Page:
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Towards quantitative visual analytics with structured brushing and linked statistics

S. Rado┼í, R. Splechtna, K. Matkovi─ç, M. Juras, E. Gr├Âller, and H. Hauser

Abstract

Until now a lot of visual analytics predominantly delivers qualitative results—based, for example, on a continuous color map or a detailed spatial encoding. Important target applications, however, such as medical diagnosis and decision making, clearly benefit from quantitative analysis results. In this paper we propose several specific extensions to the well-established concept oflinking&brushing in order to make the analysis results more quantitative. We structure the brushing space in order to improvethe reproducibility of the brushing operation, e.g., by introducing the percentile grid. We also enhance the linked visualization with overlaid descriptive statistics to enable a more quantitative reading of the resulting focus+context visualization. Addition-ally, we introduce two novel brushing techniques: the percentile brush and the Mahalanob is brush. Both use the underlying data to support statistically meaningful interactions with the data. We illustrate the use of the new techniques in the context of two case studies, one based on meteorological data and the other one focused on data from the automotive industry where we evaluate a shaft design in the context of mechanical power transmission in cars.

S. Rado┼í, R. Splechtna, K. Matkovi─ç, M. Juras, E. Gr├Âller, and H. Hauser, "Towards quantitative visual analytics with structured brushing and linked statistics," Computer Graphics Forum, vol. 35, iss. 3, p. 251ÔÇô260, 2016.
[BibTeX]

Until now a lot of visual analytics predominantly delivers qualitative results—based, for example, on a continuous color map or a detailed spatial encoding. Important target applications, however, such as medical diagnosis and decision making, clearly benefit from quantitative analysis results. In this paper we propose several specific extensions to the well-established concept oflinking&brushing in order to make the analysis results more quantitative. We structure the brushing space in order to improvethe reproducibility of the brushing operation, e.g., by introducing the percentile grid. We also enhance the linked visualization with overlaid descriptive statistics to enable a more quantitative reading of the resulting focus+context visualization. Addition-ally, we introduce two novel brushing techniques: the percentile brush and the Mahalanob is brush. Both use the underlying data to support statistically meaningful interactions with the data. We illustrate the use of the new techniques in the context of two case studies, one based on meteorological data and the other one focused on data from the automotive industry where we evaluate a shaft design in the context of mechanical power transmission in cars.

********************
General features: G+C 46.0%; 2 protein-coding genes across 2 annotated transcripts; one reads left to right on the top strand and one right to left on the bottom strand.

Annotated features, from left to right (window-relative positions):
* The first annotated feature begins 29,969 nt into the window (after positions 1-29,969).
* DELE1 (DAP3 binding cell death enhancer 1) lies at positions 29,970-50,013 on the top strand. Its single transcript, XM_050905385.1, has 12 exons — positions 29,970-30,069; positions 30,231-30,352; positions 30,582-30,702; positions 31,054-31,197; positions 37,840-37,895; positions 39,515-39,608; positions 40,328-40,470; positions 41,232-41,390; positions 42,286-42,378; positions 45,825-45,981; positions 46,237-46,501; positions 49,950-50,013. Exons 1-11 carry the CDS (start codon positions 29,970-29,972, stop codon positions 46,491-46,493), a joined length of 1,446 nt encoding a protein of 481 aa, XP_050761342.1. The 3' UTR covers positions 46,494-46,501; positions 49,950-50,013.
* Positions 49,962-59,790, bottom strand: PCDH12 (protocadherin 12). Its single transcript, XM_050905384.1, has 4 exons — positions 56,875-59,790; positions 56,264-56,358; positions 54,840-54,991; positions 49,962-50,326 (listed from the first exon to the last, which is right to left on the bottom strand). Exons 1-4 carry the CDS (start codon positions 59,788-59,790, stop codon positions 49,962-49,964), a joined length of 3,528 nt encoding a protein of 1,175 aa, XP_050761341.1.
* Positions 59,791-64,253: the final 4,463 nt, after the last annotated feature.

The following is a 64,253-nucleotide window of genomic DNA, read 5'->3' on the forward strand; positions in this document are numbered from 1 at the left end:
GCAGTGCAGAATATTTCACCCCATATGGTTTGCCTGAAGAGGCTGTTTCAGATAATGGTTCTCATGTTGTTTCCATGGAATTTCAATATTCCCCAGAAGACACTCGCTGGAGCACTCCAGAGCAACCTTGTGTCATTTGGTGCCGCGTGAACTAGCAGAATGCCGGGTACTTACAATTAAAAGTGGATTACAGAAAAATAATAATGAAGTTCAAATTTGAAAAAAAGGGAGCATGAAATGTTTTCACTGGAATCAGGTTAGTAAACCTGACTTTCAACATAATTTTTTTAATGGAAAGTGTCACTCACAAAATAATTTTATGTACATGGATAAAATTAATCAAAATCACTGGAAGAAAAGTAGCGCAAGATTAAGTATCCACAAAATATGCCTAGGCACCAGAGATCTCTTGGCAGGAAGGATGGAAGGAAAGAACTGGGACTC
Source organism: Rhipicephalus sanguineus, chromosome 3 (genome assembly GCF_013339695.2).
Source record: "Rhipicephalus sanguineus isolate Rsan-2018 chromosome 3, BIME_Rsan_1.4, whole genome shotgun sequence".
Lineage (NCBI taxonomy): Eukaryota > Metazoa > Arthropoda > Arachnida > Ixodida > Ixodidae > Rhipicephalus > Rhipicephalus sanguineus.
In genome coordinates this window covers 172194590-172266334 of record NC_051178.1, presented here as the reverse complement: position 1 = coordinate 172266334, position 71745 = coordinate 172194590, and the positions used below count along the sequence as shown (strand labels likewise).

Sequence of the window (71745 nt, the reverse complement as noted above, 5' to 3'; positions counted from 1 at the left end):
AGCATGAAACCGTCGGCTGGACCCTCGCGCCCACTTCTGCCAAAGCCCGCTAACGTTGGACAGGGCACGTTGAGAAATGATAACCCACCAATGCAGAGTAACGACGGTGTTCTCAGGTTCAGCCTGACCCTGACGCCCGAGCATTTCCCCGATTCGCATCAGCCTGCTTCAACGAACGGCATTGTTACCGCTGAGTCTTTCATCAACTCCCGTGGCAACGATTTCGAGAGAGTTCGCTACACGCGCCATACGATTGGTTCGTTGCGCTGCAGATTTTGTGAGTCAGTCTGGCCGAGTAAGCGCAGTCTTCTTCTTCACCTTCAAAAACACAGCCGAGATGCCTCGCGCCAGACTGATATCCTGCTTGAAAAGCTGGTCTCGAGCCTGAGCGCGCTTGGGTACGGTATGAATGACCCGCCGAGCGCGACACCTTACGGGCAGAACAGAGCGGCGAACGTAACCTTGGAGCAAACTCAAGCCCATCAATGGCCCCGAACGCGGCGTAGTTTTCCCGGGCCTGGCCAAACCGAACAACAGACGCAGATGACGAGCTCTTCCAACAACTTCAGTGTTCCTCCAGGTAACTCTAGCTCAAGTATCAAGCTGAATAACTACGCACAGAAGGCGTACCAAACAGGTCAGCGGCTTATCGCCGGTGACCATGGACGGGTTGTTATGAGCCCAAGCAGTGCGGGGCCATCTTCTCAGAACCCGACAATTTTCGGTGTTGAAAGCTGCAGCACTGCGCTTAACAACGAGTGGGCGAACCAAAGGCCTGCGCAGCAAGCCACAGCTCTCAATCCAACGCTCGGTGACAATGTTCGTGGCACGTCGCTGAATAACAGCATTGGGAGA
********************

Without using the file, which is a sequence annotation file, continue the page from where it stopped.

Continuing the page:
@ARTICLE {radovs2016towards,
author = "Rado{\v{s}}, Sanjin and Splechtna, Rainer and Matkovi{\'c}, K and Juras, M and Gr{\"o}ller, Eduard and Hauser, Helwig",
title = "Towards quantitative visual analytics with structured brushing and linked statistics",
journal = "Computer Graphics Forum",
year = "2016",
volume = "35",
number = "3",
pages = "251--260",
abstract = "Until now a lot of visual analytics predominantly delivers qualitative results—based, for example, on a continuous color map or a detailed spatial encoding. Important target applications, however, such as medical diagnosis and decision making, clearly benefit from quantitative analysis results. In this paper we propose several specific extensions to the well-established concept oflinking&brushing in order to make the analysis results more quantitative. We structure the brushing space in order to improvethe reproducibility of the brushing operation, e.g., by introducing the percentile grid. We also enhance the linked visualization with overlaid descriptive statistics to enable a more quantitative reading of the resulting focus+context visualization. Addition-ally, we introduce two novel brushing techniques: the percentile brush and the Mahalanob is brush. Both use the underlying data to support statistically meaningful interactions with the data. We illustrate the use of the new techniques in the context of two case studies, one based on meteorological data and the other one focused on data from the automotive industry where we evaluate a shaft design in the context of mechanical power transmission in cars.",
pdf = "pdfs/Rado-_et_al-2016-Computer_Graphics_Forum.pdf",
thumbnails = "images/Rado-_et_al-2016-Computer_Graphics_Forum_1.png"
}
projectidprojectid

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